© The Financial Times Ltd 2016
FT and 'Financial Times' are trademarks of The Financial Times Ltd.
The Financial Times and its journalism are subject to a self-regulation regime under the FT Editorial Code of Practice.
June 21, 2013 6:23 pm
When I first visited Saint Petersburg (then Leningrad), in 1986 as a postgraduate student of Soviet politics, I fell sick with food poisoning caused by some dodgy salami. Yet I also fell in love with a city that in summer is as voluptuous as Venice but younger than New York.
St Petersburg was the urban love child of Peter the Great, the capital of Imperial Russia, the crucible of the Great October Socialist Revolution of 1917, and the battleground for the most brutal blockade of the second world war – as a history junkie, how could I resist?
Throw in its cultural riches and almost ethereal beauty – particularly striking in June when night nestles, rather than falls – and you have one of the world’s most magical places.
In 1986, during the early rumblings of the Gorbachev era, the monochrome Soviet city could instil fear in foreign visitors. Yet it was peopled by all too human characters who seemed to come from the pages of a Dostoevsky novel.
Recovering from the dreaded salami, an American friend and I walked, groggily, along Moskovsky Prospekt one morning and were surprised to find a group of rough-looking men waiting outside the doors of what passed for a department store. When the store opened, the men poured inside. Intrigued, we followed. They headed straight for the perfume counter where they downed the bottles in one. Gorbachev’s anti-alcohol campaign was clearly having an effect.
. . .
Today Saint Petersburg is a colourful riot of capitalist consumption, where alcohol and every other commodity is freely on sale. Rather than intimidating foreigners, the city is playing court to them at the Saint Petersburg International Economic Forum, which I am attending.
I last came to the forum – inevitably dubbed Russia’s Davos – two years ago when the FT interviewed Dmitry Medvedev, the then president. In spite of the widespread speculation that he was just keeping the presidential seat warm for Vladimir Putin, Medvedev seemed surprisingly assertive and engaging, talking enthusiastically about his reform agenda and showing us how he tracked the implementation of his presidential decrees on his iPad. Was this the glimpse of a softer, outward-looking Russia to come? Clearly not. A few months later, Putin engineered a job swap with his protégé and now prime minister Medvedev’s position is looking increasingly shaky. As the Russians say, it is impossible to predict the past in our country, let alone the future.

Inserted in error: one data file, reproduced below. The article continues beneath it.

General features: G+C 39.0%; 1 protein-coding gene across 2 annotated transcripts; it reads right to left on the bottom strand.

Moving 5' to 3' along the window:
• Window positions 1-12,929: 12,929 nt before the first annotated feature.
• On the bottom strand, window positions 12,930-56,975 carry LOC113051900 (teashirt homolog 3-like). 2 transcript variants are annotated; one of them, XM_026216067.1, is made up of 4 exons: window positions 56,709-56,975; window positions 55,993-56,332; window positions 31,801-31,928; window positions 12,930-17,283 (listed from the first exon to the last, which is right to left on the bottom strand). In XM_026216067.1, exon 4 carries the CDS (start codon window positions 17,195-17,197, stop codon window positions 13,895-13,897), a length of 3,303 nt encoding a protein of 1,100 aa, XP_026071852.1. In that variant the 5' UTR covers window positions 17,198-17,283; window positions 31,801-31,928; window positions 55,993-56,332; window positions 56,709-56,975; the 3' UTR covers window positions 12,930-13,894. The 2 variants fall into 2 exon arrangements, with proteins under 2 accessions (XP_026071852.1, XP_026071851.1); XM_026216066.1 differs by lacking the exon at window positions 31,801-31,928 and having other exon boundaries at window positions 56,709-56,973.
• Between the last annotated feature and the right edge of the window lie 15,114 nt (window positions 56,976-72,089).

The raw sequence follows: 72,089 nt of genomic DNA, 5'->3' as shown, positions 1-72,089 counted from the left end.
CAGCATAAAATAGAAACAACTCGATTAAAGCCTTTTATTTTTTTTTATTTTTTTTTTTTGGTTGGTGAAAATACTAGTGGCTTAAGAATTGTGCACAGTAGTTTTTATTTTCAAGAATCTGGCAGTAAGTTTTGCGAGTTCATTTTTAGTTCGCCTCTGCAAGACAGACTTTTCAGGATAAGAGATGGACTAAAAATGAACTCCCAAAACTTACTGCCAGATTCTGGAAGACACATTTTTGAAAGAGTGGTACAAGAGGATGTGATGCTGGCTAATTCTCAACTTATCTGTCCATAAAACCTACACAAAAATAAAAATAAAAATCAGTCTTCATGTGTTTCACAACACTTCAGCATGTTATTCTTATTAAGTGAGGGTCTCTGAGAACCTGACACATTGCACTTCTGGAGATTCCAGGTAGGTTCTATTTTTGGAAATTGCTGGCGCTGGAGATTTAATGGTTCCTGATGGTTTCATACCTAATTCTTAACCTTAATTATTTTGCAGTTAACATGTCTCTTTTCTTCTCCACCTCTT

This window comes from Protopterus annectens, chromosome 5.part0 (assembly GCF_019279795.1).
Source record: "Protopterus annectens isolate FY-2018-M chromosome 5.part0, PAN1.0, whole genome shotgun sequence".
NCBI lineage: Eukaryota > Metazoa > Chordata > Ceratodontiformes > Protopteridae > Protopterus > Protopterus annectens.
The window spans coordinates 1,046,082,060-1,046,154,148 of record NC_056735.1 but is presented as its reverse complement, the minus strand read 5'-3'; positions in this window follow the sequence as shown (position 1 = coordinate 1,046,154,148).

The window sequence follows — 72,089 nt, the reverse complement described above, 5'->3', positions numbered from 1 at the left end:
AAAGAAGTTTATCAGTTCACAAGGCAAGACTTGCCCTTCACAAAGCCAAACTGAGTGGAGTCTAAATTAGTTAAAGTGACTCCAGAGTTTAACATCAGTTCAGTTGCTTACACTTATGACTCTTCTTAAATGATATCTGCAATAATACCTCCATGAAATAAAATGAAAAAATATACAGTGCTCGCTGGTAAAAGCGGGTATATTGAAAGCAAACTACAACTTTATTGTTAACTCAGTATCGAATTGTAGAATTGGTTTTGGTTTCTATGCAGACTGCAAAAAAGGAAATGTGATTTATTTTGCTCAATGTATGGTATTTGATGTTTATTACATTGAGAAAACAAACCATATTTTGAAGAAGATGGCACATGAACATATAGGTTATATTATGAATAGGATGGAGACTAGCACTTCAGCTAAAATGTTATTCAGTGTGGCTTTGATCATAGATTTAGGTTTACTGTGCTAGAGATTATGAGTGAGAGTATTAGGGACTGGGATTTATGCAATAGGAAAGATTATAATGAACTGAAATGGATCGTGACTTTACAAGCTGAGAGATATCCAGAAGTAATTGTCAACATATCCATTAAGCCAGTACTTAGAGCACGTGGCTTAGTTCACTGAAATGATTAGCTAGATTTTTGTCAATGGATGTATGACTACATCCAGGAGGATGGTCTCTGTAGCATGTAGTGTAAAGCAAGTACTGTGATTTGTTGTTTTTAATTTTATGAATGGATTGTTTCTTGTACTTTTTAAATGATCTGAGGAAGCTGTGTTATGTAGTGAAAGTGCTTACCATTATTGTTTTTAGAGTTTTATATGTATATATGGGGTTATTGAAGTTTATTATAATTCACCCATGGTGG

One apparent victim of these political musical chairs is Sergei Guriev, former head of Moscow’s New Economic School and a one-time fixture of the Saint Petersburg Forum, who fled Russia a few weeks ago fearing prosecution. I met him in London just before coming to Russia. Having been invited by President Medvedev to voice an independent opinion on the presidential commission examining the case of the jailed oligarch Mikhail Khodorkovsky, Guriev now believes he is being pursued by Putin’s prosecutors for giving the wrong answer. There can be few more arresting examples of the capriciousness of Russian power.
. . .
One of Saint Petersburg’s most moving sites is the Anna Akhmatova museum in her former apartment on the Fontanka embankment. One reason it is so poignant is that there is almost nothing in it, even though the surrounding building has been much spruced up in recent years. Although the legendary Russian poet lived here for almost 30 years, she had few possessions. Having being feted as one of the greatest poets of a particularly brilliant generation, she was damned by Stalin’s henchmen and was unable to publish for years, storing her remarkable poems about the purges in her head. “I was famous, then I was very infamous,” she once told a friend. “I am convinced that essentially it’s one and the same thing.”
It was in this apartment that an extraordinary meeting took place between Akhmatova and Isaiah Berlin, the eminent British philosopher, just after the end of the second world war. Berlin, who was posted to the Soviet Union as a diplomat, paid homage to Akhmatova, whom he described as being “immensely dignified, with unhurried gestures, a noble head, beautiful, somewhat severe features, and an expression of immense sadness”. But their meeting was improbably interrupted by Randolph Churchill, Winston’s son, who was bellowing out Berlin’s name in the courtyard below like a “tipsy undergraduate”. Churchill explained that this trick had worked well enough at Christ Church, Oxford, and was glad that it had evidently worked again. Berlin bundled him out of the courtyard before the secret police arrived and continued his intense discussion with Akhmatova long into the night. She subsequently wrote about him in a poem, describing him as a “guest from the future”.
. . .
No trip to Saint Petersburg is complete without a visit to the Mariinsky theatre, home of the celebrated opera and ballet company. But now there are two theatres. Last month a gleaming $700m modernist theatre opened across the canal from the old Tsarist one. I see a fantastically spirited performance of Cinderella, conducted by the Mariinsky’s hyperactive maestro Valery Gergiev. The theatre itself (at least from the inside) is equally magnificent, with its interior walls clad in luminous marble.
Life in Saint Petersburg has its gritty side but sometimes it can touch the heavens.
John Thornhill is the FT’s deputy editor
Letter in response to this article:
Copyright The Financial Times Limited 2016. You may share using our article tools.
Please don't cut articles from FT.com and redistribute by email or post to the web.